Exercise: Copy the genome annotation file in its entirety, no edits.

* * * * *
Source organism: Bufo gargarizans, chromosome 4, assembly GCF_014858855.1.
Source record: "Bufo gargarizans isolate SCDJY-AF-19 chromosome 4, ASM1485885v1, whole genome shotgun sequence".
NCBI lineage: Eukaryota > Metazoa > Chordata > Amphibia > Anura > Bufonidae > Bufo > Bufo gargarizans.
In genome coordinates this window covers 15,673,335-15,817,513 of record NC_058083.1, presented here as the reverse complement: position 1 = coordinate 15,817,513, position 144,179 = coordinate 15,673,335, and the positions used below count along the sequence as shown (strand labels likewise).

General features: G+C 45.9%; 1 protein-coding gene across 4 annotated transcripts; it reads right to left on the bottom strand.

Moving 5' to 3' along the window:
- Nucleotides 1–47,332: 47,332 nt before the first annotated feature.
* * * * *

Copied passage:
Source organism: Bufo gargarizans, chromosome 4, assembly GCF_014858855.1.
Source record: "Bufo gargarizans isolate SCDJY-AF-19 chromosome 4, ASM1485885v1, whole genome shotgun sequence".
NCBI lineage: Eukaryota > Metazoa > Chordata > Amphibia > Anura > Bufonidae > Bufo > Bufo gargarizans.
In genome coordinates this window covers 15,673,335-15,817,513 of record NC_058083.1, presented here as the reverse complement: position 1 = coordinate 15,817,513, position 144,179 = coordinate 15,673,335, and the positions used below count along the sequence as shown (strand labels likewise).

General features: G+C 45.9%; 1 protein-coding gene across 4 annotated transcripts; it reads right to left on the bottom strand.

Moving 5' to 3' along the window:
- Nucleotides 1–47,332: 47,332 nt before the first annotated feature.